Finance, as a study of theory and practice distinct from the field of economics, arose in the 1940s and 1950s with the works of Harry Markowitz, William F. Sharpe, Fischer Black, and Myron Scholes, to name just a few.
Particular realms of finance—such as banking, lending, and investing, of course, money itself—have been around since the dawn of civilization in some form or another.
The financial transactions of the early Sumerians were formalized in the Babylonian Code of Hammurabi (circa 1800 BC). This set of rules regulated ownership or rental of land, employment of agricultural labor, and credit.
Yes, there were loans back then, and yes, interest was charged on them—rates varied depending on whether you were borrowing grain or silver.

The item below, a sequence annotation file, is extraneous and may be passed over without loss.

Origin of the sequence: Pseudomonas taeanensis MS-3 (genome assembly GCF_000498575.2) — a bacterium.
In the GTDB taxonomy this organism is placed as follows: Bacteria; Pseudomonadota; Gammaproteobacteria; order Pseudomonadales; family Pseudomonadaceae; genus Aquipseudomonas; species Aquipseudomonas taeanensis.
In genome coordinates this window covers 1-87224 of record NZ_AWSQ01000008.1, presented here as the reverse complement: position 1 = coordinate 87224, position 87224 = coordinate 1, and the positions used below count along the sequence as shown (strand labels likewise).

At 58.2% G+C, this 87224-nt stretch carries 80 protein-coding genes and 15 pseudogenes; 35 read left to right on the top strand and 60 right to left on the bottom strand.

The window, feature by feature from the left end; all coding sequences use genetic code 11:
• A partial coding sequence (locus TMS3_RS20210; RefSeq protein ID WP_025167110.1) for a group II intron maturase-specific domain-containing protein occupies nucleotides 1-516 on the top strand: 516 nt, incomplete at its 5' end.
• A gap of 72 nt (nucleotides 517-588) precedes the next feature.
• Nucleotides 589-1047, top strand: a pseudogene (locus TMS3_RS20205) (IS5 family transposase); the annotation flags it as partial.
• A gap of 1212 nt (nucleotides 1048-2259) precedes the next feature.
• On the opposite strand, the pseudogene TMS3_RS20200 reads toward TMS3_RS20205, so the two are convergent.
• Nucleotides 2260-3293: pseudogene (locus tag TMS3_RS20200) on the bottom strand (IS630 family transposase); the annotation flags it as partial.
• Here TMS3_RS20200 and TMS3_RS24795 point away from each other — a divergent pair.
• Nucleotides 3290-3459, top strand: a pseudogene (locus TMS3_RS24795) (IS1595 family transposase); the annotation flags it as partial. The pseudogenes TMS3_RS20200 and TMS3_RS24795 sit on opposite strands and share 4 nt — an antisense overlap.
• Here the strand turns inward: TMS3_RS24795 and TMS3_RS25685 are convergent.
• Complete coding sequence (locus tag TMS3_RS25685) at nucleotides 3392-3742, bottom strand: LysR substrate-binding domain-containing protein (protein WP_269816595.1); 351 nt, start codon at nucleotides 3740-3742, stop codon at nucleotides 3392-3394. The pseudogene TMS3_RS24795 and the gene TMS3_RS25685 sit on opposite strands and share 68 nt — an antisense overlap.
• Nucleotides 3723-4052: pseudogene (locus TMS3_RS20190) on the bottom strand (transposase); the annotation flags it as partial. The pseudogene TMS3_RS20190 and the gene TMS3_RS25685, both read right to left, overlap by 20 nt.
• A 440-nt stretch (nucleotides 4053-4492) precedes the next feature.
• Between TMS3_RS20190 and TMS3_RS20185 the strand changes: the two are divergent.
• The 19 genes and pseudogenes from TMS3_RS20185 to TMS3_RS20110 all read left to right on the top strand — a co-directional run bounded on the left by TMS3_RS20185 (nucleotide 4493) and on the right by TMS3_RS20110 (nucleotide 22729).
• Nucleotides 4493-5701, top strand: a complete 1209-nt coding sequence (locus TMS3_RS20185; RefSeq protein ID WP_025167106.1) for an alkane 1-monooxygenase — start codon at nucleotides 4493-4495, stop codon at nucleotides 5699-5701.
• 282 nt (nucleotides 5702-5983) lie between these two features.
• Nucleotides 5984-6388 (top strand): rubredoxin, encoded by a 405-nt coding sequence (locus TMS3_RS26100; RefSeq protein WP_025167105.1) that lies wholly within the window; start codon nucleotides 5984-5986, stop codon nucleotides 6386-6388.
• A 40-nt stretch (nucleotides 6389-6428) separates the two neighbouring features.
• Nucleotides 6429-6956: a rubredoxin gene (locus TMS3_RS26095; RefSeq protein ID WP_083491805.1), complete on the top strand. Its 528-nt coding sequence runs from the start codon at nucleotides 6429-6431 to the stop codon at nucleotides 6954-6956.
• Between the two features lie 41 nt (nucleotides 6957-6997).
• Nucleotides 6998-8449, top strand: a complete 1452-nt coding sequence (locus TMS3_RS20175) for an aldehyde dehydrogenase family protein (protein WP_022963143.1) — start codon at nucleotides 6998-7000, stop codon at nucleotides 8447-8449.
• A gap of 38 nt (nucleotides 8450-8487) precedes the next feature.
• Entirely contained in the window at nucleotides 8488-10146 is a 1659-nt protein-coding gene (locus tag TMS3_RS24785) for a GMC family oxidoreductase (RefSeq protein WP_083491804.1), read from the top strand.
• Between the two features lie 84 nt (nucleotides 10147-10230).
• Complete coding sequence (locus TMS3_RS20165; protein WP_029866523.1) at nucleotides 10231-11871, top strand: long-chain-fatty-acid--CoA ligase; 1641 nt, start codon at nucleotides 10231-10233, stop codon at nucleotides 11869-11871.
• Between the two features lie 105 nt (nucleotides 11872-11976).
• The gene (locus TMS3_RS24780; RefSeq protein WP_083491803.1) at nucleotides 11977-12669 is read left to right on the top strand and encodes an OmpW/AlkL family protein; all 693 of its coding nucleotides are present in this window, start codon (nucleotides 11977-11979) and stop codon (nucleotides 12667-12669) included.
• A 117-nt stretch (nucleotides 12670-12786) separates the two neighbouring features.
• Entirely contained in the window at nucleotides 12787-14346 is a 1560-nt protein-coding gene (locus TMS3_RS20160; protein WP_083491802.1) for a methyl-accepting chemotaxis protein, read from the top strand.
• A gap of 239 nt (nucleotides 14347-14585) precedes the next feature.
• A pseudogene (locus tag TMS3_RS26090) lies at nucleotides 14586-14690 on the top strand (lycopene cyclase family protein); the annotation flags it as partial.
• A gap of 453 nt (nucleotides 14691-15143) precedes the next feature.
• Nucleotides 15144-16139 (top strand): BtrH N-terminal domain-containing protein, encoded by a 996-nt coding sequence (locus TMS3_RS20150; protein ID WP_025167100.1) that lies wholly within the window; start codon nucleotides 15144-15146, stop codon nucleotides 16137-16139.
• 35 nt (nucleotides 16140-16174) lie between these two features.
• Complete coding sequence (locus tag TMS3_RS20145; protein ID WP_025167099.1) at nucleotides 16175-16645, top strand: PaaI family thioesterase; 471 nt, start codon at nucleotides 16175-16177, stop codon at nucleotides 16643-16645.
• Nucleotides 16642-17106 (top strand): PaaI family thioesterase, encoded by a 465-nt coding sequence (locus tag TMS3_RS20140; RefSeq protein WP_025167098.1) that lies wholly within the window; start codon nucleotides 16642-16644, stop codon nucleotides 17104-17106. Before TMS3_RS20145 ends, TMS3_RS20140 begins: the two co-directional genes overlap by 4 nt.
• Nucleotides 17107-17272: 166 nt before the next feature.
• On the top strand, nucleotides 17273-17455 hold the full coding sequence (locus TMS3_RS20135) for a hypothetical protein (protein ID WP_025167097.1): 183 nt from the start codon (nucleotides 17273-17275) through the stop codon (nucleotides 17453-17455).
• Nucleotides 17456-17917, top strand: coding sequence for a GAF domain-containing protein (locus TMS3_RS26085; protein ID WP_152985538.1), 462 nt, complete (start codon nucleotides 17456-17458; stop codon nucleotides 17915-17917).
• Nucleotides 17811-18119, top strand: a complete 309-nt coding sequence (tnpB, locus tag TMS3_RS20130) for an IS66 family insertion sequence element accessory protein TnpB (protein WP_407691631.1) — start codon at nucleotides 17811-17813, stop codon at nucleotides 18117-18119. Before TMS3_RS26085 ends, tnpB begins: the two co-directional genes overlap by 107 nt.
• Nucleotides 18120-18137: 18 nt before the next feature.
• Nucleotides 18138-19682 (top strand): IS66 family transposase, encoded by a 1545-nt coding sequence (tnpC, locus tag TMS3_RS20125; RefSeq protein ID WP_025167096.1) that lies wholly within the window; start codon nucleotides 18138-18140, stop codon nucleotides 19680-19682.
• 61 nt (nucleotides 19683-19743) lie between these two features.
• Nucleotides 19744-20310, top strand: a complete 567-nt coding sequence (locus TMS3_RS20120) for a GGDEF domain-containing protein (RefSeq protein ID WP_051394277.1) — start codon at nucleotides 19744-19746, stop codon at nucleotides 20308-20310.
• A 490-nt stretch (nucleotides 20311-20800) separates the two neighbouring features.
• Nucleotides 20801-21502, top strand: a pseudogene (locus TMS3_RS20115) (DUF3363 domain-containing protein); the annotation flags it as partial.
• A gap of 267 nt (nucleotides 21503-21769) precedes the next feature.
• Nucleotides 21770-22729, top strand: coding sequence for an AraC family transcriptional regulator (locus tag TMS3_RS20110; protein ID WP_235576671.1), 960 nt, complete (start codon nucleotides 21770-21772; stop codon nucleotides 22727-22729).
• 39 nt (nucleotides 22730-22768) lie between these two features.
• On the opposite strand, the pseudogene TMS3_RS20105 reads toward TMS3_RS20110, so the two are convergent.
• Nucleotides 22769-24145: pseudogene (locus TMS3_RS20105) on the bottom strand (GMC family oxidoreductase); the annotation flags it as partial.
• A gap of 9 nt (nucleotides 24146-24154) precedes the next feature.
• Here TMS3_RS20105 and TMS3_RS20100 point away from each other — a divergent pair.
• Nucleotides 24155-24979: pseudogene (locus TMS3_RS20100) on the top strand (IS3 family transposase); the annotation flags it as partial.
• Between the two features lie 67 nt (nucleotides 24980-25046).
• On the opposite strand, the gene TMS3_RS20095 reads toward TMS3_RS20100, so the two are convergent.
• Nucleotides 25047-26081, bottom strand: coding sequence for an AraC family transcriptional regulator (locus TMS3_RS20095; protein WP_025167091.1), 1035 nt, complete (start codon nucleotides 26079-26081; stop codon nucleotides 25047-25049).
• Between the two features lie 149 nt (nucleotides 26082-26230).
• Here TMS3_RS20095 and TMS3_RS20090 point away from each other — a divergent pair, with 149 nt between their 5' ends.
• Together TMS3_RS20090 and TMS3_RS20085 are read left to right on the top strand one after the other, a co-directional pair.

By 1200 BC, cowrie shells were used as a form of money in China. Coined money was introduced in the first millennium BC. King Croesus of Lydia (now Turkey) was one of the first to strike and circulate gold coins around 564 BC—hence the expression, “rich as Croesus.”
In ancient Rome, coins were stored in the basement of temples as priests or temple workers were considered the most honest, devout, and safest to safeguard assets. Temples also loaned money, acting as financial centers of major cities